Insurance and credit scores

A healthy credit score can make all the difference when it comes to car insurance premiums. A recent study conducted by financial information website WalletHub found that drivers who do not have credit history pay more for car insurance. This is especially prevalent in Wisconsin, where drivers with no credit score pay 80 percent more for car insurance premiums, as opposed to those who do have established scores.

The 2014 Car Insurance By Credit Score Report stated that this gives Wisconsin the 12th-biggest price differential, while the national average is still high at 65 percent. A credit score is one of the key factors insurance companies will look at when trying to devise a price for coverage, as it can predict a driver's level of risk. WalletHub agreed with this assertion but is worried that some people are getting unjustly higher premiums because there are unchecked mistakes on their credit reports.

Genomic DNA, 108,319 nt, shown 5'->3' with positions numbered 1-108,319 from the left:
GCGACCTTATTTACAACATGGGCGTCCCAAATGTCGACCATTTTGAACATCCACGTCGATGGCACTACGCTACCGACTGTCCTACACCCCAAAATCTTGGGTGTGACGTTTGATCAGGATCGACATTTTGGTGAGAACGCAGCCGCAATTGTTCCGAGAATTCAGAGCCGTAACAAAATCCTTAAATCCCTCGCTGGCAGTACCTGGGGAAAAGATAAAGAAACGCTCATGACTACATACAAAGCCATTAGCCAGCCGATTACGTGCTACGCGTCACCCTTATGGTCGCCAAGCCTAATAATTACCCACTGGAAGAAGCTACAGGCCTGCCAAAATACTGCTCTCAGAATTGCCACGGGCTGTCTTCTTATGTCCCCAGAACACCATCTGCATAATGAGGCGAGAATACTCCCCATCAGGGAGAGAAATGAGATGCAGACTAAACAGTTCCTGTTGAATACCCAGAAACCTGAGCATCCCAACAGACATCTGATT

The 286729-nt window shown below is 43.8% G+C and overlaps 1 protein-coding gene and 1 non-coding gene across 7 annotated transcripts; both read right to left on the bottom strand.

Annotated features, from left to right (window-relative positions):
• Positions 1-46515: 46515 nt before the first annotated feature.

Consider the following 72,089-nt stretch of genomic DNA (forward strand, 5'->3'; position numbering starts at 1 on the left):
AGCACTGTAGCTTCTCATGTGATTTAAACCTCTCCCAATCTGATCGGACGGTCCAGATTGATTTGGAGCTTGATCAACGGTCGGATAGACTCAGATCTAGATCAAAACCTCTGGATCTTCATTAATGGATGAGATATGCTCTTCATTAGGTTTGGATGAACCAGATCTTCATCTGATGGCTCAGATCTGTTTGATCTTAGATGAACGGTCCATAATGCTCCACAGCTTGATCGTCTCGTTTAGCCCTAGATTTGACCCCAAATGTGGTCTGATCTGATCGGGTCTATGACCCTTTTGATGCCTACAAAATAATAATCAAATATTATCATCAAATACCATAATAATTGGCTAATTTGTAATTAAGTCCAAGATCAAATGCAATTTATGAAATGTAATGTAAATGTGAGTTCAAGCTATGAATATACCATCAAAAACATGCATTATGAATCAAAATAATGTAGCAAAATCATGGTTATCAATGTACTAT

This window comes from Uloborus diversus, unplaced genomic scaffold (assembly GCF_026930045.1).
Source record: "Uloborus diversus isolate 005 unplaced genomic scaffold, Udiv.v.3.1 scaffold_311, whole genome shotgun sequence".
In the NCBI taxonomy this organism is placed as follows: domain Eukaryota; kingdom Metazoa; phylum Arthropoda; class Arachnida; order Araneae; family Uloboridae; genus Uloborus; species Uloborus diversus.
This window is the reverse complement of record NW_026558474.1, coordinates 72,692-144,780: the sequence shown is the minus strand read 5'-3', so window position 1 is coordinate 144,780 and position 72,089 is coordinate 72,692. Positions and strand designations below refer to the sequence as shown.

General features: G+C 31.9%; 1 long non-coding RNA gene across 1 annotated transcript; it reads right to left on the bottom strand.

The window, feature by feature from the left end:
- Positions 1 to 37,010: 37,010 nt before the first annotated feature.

The report was devised from insurance quotes from five different insurance companies for two hypothetical, almost identical drivers. The theoretical driver is a 36-year-old man, who is unemployed and drives a 2008 Honda Accord. The only difference is that one driver doesn't have a credit history and the other has excellent credit.

Findings from the report:

  • California, Hawaii and Massachusetts do not allow the use of credit scores in determining rates.
  • The state with the lowest price differential for a man without credit was Vermont (18 percent), while the highest was the District of Columbia (126 percent).

    John Kiernan, senior analyst with WalletHub, said this report should be an eye opener for drivers that don't take care of their finances.

    "Hopefully that will lead people to give a little more TLC to their credit scores, and manage loans and credit cards more responsibly," Kiernan told the Pittsburgh Post-Gazette.

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